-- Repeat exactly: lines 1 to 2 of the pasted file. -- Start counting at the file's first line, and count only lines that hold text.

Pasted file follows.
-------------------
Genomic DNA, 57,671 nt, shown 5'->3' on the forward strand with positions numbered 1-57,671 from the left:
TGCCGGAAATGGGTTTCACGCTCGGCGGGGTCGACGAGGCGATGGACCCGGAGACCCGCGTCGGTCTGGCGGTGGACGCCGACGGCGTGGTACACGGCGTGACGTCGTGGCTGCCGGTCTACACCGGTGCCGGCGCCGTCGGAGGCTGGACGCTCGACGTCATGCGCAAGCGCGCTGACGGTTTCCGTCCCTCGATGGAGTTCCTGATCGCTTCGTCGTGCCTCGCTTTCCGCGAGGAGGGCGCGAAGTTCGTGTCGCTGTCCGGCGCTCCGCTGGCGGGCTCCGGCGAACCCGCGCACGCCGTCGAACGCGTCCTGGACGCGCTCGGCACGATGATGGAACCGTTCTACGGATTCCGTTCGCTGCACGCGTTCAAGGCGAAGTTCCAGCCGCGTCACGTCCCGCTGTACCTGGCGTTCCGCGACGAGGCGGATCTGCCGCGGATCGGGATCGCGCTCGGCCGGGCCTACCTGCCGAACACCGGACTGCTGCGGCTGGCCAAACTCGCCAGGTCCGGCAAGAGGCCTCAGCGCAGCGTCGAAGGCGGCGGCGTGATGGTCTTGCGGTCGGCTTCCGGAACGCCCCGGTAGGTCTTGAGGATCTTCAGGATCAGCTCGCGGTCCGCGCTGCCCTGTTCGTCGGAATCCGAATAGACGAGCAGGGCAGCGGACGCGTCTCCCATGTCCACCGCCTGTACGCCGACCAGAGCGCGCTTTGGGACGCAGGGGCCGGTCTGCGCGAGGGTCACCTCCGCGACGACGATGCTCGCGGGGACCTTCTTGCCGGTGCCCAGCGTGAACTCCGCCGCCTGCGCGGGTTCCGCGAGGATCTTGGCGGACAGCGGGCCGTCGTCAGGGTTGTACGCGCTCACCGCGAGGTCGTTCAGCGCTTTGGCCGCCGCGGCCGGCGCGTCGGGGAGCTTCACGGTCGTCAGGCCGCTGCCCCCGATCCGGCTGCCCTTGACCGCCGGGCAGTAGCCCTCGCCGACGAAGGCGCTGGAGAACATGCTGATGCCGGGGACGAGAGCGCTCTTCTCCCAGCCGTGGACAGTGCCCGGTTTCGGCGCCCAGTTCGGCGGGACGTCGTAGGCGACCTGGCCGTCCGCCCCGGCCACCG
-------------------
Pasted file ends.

Genomic DNA, 57,671 nt, shown 5'->3' on the forward strand with positions numbered 1-57,671 from the left:
TGCCGGAAATGGGTTTCACGCTCGGCGGGGTCGACGAGGCGATGGACCCGGAGACCCGCGTCGGTCTGGCGGTGGACGCCGACGGCGTGGTACACGGCGTGACGTCGTGGCTGCCGGTCTACACCGGTGCCGGCGCCGTCGGAGGCTGGACGCTCGACGTCATGCGCAAGCGCGCTGACGGTTTCCGTCCCTCGATGGAGTTCCTGATCGCTTCGTCGTGCCTCGCTTTCCGCGAGGAGGGCGCGAAGTTCGTGTCGCTGTCCGGCGCTCCGCTGGCGGGCTCCGGCGAACCCGCGCACGCCGTCGAACGCGTCCTGGACGCGCTCGGCACGATGATGGAACCGTTCTACGGATTCCGTTCGCTGCACGCGTTCAAGGCGAAGTTCCAGCCGCGTCACGTCCCGCTGTACCTGGCGTTCCGCGACGAGGCGGATCTGCCGCGGATCGGGATCGCGCTCGGCCGGGCCTACCTGCCGAACACCGGACTGCTGCGGCTGGCCAAACTCGCCAGGTCCGGCAAGAGGCCTCAGCGCAGCGTCGAAGGCGGCGGCGTGATGGTCTTGCGGTCGGCTTCCGGAACGCCCCGGTAGGTCTTGAGGATCTTCAGGATCAGCTCGCGGTCCGCGCTGCCCTGTTCGTCGGAATCCGAATAGACGAGCAGGGCAGCGGACGCGTCTCCCATGTCCACCGCCTGTACGCCGACCAGAGCGCGCTTTGGGACGCAGGGGCCGGTCTGCGCGAGGGTCACCTCCGCGACGACGATGCTCGCGGGGACCTTCTTGCCGGTGCCCAGCGTGAACTCCGCCGCCTGCGCGGGTTCCGCGAGGATCTTGGCGGACAGCGGGCCGTCGTCAGGGTTGTACGCGCTCACCGCGAGGTCGTTCAGCGCTTTGGCCGCCGCGGCCGGCGCGTCGGGGAGCTTCACGGTCGTCAGGCCGCTGCCCCCGATCCGGCTGCCCTTGACCGCCGGGCAGTAGCCCTCGCCGACGAAGGCGCTGGAGAACATGCTGATGCCGGGGACGAGAGCGCTCTTCTCCCAGCCGTGGACAGTGCCCGGTTTCGGCGCCCAGTTCGGCGGGACGTCGTAGGCGACCTGGCCGTCCGCCCCGGCCACCG